Can we really afford the Olympics?

London hosted the first Olympics after World War II in 1948.

This summer around 240,000 people applied to be 2012 “Games Makers” in the hope of being selected as one of the 70,000 who will experience this once in a lifetime volunteering opportunity. Last month, Sebastian Coe, LOGOC Chairman, expressed his delight at the enthusiastic response and said he was eager to start the selection process. Yet, is this enthusiasm really representative of the general public? And, more importantly, are the Games actually a worthwhile investment for any country?

Since London’s successful bid to host the Games, beating Paris in the final round in 2005, work has begun on the huge sporting infrastructure that the Games will require. The building project comes in the form of various new venues, the development of existing sports sites and the creation of temporary facilities. However, already this work has attracted criticism. Shortly after the announcement of London’s successful bid, over 300 businesses in Stratford were forced to relocate or close to make way for Olympic developments and employers were upset by the inadequate financial compensation that they received. Furthermore, the demolishing of the Clays Lane Estate, also in Stratford, met with protests from residents and fears that their redistribution across London would cause them to lose their sense of community that the estate had given them. To host an event that will only last just over two weeks, is it really necessary to disrupt so significantly the lives of ordinary people?

In the financial arena, the budget for the Games has also met with substantial criticism. In 2007, Edward Leigh MP attacked the organisers of the Games over their gross underestimate of the cost of the Olympics which rose fourfold from the original figure bringing it to a mammoth £9.325 billion. Then in May of this year the government announced that it would be forced to cut the Olympic budget by £27 million due to “the worst economic crisis faced by any incoming government in recent times”. This raises the question: are the Olympics something we can really afford to be doing? Moreover, with the recent controversy over the government’s spending cuts which will see thousands of jobs lost in both the public and private sectors and a cut of £7 billion to the welfare budget, are the Olympic Games really something we should be lavishing so much money on?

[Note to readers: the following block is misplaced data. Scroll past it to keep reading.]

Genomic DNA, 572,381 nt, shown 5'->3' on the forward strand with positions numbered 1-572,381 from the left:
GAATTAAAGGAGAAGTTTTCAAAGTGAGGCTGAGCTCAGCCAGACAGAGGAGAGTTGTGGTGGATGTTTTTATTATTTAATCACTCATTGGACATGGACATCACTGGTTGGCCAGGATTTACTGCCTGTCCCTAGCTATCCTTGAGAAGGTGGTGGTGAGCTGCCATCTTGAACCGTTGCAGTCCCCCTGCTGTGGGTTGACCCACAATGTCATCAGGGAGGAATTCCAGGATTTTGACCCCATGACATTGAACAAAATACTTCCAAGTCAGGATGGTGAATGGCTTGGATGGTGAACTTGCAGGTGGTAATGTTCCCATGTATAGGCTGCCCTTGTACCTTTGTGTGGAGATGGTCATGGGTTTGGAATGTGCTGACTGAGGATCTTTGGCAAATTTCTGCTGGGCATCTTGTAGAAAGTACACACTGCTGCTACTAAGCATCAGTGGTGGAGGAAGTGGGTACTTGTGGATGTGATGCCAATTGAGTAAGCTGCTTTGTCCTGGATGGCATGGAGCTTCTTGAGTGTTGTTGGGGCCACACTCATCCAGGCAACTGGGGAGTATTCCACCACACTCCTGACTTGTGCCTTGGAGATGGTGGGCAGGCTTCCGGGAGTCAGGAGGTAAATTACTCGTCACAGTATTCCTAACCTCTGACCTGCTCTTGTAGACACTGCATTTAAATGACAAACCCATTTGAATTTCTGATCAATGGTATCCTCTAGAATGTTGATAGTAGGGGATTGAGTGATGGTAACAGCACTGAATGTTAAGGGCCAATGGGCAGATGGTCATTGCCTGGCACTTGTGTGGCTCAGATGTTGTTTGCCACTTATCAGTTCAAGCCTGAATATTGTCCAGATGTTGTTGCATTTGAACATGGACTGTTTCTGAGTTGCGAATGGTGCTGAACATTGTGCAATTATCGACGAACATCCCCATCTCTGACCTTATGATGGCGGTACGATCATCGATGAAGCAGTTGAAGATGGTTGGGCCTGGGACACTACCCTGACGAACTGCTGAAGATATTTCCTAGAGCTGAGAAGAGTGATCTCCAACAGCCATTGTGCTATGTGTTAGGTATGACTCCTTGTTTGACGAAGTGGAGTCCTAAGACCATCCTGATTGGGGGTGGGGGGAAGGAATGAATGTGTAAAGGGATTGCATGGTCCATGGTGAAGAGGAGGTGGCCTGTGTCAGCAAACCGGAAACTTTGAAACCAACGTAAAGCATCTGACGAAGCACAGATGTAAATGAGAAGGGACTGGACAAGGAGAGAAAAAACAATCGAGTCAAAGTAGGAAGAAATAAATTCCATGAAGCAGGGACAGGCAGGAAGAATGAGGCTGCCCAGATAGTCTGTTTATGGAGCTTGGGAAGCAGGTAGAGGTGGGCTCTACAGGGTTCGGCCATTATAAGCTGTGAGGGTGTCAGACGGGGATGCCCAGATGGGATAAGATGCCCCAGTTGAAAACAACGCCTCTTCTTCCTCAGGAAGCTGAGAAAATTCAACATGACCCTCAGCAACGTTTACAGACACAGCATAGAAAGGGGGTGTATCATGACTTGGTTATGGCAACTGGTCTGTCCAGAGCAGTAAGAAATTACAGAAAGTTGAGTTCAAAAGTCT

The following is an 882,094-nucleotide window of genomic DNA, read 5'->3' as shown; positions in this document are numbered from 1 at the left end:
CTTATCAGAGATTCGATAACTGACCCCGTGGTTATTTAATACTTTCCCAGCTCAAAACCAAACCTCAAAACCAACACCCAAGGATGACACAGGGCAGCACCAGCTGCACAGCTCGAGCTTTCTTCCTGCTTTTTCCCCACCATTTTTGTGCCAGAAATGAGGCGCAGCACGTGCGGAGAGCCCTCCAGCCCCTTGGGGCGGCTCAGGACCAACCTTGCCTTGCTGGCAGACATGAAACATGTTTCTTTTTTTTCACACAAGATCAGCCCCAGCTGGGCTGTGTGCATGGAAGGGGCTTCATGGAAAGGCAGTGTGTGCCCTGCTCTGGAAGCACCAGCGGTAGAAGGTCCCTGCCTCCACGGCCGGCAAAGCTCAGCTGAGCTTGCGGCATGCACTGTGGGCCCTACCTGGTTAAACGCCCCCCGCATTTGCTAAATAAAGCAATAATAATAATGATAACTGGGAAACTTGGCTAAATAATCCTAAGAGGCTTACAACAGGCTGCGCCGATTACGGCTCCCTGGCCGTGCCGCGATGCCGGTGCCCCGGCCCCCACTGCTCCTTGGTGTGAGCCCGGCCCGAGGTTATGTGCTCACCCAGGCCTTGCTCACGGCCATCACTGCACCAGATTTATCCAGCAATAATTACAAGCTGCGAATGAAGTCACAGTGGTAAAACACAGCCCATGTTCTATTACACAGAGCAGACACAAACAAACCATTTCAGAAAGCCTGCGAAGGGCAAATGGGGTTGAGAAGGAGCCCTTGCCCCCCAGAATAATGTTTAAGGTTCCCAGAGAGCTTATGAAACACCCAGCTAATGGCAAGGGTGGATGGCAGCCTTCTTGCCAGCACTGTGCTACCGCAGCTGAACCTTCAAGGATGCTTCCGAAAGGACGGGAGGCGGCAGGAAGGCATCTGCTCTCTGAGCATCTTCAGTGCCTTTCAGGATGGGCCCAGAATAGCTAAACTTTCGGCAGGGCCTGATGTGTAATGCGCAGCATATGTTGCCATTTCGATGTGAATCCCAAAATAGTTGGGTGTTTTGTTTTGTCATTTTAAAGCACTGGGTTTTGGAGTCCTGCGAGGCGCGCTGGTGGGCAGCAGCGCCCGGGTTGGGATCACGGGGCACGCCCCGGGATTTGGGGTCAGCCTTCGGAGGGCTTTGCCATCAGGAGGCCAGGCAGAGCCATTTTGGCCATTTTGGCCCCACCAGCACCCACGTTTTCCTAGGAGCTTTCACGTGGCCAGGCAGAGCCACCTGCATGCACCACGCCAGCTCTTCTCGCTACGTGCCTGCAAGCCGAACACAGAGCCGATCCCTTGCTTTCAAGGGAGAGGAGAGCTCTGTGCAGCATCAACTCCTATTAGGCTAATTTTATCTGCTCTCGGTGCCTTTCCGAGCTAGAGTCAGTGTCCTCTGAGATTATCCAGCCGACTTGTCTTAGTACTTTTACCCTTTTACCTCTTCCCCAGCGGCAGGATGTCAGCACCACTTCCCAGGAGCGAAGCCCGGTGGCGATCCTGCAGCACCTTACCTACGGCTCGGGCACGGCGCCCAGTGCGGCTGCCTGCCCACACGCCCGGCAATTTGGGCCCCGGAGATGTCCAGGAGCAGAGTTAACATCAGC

Fears have also been voiced over the possibility of a repeat of the Montreal Games of 1976 which is considered to have been the most expensive Games ever held and in 2006 reports confirmed that taxpayers in the city were still footing the bill thirty years on. The city hall also admitted that the Stade Olympique which costs nearly 20 million dollars a year to maintain hardly ever gets used for sporting events. This is certainly not the kind of legacy that any country wants to take away from the Games.

Since 2004, Athens has also been left with an empty legacy from the £6 billion that it spent on the Games, with many of its facilities falling into disrepair. At the time, reports criticised the cost of the Games and the BBC announced that Greece’s huge deficit budget was “struggling to absorb the cost”. Even in 2010 the media are still in speculation over whether the Games were the spark for the Greek financial crisis. Today, the main Olympic site in the city is empty, water has been drained from the pools, and the hockey and softball stadiums have not been used since the end of the Games. Its legacy has translated into economic crisis, and not the continued use of the Olympic infrastructure nor the great sporting opportunities that it had hoped for.

One thing that can be said for London, however, is that it has a plan for its legacy. The government published its Legacy Promises document in 2007, and since the bid various organisations have pledged to rule out the possibility of any “white elephants” being created by the 2012 Games. We can still hold out some hope that the London legacy may be different.

The true effect of the Games and its legacy for the city remains to be seen; we must anticipate that London will learn from the mistakes of previous hosts. However, looking at the financial situation in Britain today and the concerns over the spending cuts, coupled with the recent announcement of a potential threefold rise in university tuition fees, is the Olympics really a worthwhile investment, or could the £9.325 billion be put to better use somewhere else?

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